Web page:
Obviously, pollinators are important.
An estimated one-third of the food we eat comes from plants pollinated by animals.
Bees, wasps, flies and hummingbirds are vital pollinators.
Scientists have found that it takes eight or more visits by a bee to a watermelon flower to produce a single watermelon.
So, please consider planting a pollinator garden to increase populations of these beneficial insects.
Similar to butterfly gardens, pollinator gardens incorporate the use of plants, such as host and nectar plants, that attract butterflies. However, they differ in that selected plants also attract other pollinators such as native bees, flies and hummingbirds.
Bees need nectar and pollen, both of which are provided by flowers. Nectar serves as the primary source of carbohydrates for bees, and pollen is essential to brood production, young bee development and hive growth. Interestingly, all pollen is not created equal, and “pollen from different floral sources has different quantities of each component” (Ellis, et al, 2013).
Recognizing that pollinators are important, local Lutz Girl Scout Troop No. 360 worked in partnership with the UF/IFAS Extension Hillsborough County to plant a pollinator demonstration garden at the extension office while earning their Silver Awards.
Silver Awards encourage the cadettes to design their own community project and understand how they impact their community. Obtaining the award requires completing an approved cause and issue service project that is at least 50 volunteer hours.
The purpose of this project is to teach youth and their families about the importance of pollinators, and the relationship between plants and pollinators. This project promotes Florida-Friendly LandscapingTM principles, especially with regard to reducing stormwater runoff, attracting wildlife, reducing pollinator risk when using pesticides, and beautifying our community while preserving and conserving resources such as water.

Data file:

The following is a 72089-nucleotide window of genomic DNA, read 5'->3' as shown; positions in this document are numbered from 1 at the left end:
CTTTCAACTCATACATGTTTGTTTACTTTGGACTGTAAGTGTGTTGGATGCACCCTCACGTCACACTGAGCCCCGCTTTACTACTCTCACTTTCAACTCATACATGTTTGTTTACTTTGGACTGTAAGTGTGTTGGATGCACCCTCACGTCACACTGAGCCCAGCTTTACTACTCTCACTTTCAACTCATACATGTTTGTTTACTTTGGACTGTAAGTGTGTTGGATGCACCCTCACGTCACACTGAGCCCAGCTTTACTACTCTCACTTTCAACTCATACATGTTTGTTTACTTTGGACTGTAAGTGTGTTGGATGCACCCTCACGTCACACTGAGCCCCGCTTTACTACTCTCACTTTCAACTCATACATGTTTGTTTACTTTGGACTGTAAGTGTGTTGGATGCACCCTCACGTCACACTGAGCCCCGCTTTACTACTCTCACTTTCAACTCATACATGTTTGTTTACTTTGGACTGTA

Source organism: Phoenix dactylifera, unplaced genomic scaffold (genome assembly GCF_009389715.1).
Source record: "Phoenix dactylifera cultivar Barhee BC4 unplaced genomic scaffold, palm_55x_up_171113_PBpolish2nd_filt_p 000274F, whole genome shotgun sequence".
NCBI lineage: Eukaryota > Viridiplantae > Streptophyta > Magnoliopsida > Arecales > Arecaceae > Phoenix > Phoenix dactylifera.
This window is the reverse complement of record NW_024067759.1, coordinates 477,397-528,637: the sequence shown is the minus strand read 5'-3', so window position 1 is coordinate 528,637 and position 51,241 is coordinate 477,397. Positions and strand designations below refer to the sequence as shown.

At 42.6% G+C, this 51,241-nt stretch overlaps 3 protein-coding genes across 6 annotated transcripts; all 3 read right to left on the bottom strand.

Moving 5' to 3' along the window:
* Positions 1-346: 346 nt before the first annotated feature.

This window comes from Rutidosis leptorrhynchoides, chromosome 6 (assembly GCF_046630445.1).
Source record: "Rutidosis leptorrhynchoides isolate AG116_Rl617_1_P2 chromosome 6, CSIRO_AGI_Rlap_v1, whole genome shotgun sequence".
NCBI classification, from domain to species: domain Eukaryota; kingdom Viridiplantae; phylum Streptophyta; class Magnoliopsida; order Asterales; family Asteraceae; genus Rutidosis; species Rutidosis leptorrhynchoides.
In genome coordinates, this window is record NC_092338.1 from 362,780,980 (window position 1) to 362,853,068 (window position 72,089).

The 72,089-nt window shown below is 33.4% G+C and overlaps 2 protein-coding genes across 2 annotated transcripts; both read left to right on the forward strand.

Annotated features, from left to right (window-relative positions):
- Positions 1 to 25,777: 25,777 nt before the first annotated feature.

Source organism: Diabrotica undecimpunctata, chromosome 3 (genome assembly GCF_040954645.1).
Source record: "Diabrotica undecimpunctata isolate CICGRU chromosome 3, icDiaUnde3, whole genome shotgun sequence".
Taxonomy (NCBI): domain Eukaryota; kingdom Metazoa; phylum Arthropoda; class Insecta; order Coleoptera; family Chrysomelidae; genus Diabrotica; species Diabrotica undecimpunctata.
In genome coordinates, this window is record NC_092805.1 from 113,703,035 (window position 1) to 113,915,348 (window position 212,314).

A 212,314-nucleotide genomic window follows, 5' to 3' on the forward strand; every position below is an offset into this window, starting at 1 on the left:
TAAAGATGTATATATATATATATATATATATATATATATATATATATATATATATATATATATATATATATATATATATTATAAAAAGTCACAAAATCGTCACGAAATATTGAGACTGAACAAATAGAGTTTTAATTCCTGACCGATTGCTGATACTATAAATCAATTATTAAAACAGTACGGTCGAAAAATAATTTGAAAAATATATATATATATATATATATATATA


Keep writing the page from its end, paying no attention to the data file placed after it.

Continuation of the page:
In addition to planting the pollinator garden, the Girl Scouts wrote newspaper articles and press releases, installed micro-irrigation, created a pollinator display and provided docent tours to the public.
The Girl Scouts learned that there are many plants that attract pollinators. Examples of great Florida-Friendly LandscapingTM plants include buttonsage lantana Lantana involucrata, blanket flower Gaillardia pulchella, pink swamp milkweed Asclepias incarnata, frogfruit Phyla nodiflora, rayless sunflower Helianthus radula, calamint Calamintha ashei, and white top aster Oclemena reticulata.
Pollinators are important because they help increase fruit set, quality and size, and these benefits can also translate to economic impacts. The U.S. Department of Agriculture in 2014 estimated bee pollinated commodities accounted for $20 billion in annual U.S. agricultural production. Pollinator gardens are unique and these gardens can teach residents and youth how to attract pollinators to their landscapes, while reducing negative environmental impacts associated with landscape management practices.
You can visit the extension office to learn about plants that attract pollinators. The extension office is open Monday through Friday from 8 a.m. to 5 p.m.
Visitors can tour the pollinator garden, along with the Bette S. Walker Discovery Garden and the perennial garden, for free.
Children and their parents can check out pollinator backpacks that contain insect and flower sketch plates, field identification cards, magnifying lenses and books. There is something new to see each time you visit the gardens, and we hope you are inspired to create a pollinator garden of your own.
Sources for this column:
- Sanford, M. and J. Ellis. (2016). Beekeeping: Watermelon Production. IFAS Publication Number ENY-154. Gainesville: University of Florida Institute of Food and Agricultural Sciences. Retrieved from http://edis.ifas.ufl.edu/pdffiles/aa/aa09100.pdf.
- Ellis, A., J. Ellis, M. O’Malley and C. Nalen. (2013). The Benefits of Pollen to Honey Bees. IFAS Publication Number ENY-152. Gainesville: University of Florida Institute of Food and Agricultural Sciences. Retrieved from http://edis.ifas.ufl.edu/in868.
For additional information, contact or (813) 744-5519, ext. 54145.
Nicole Pinson is an Urban Horticulture Agent in Hillsborough County. The author gratefully acknowledges Lynn Barber for contributing to this article. Barber is a Florida-Friendly LandscapingTM Agent, UF/IFAS Extension Hillsborough County.
Revised September 22, 2016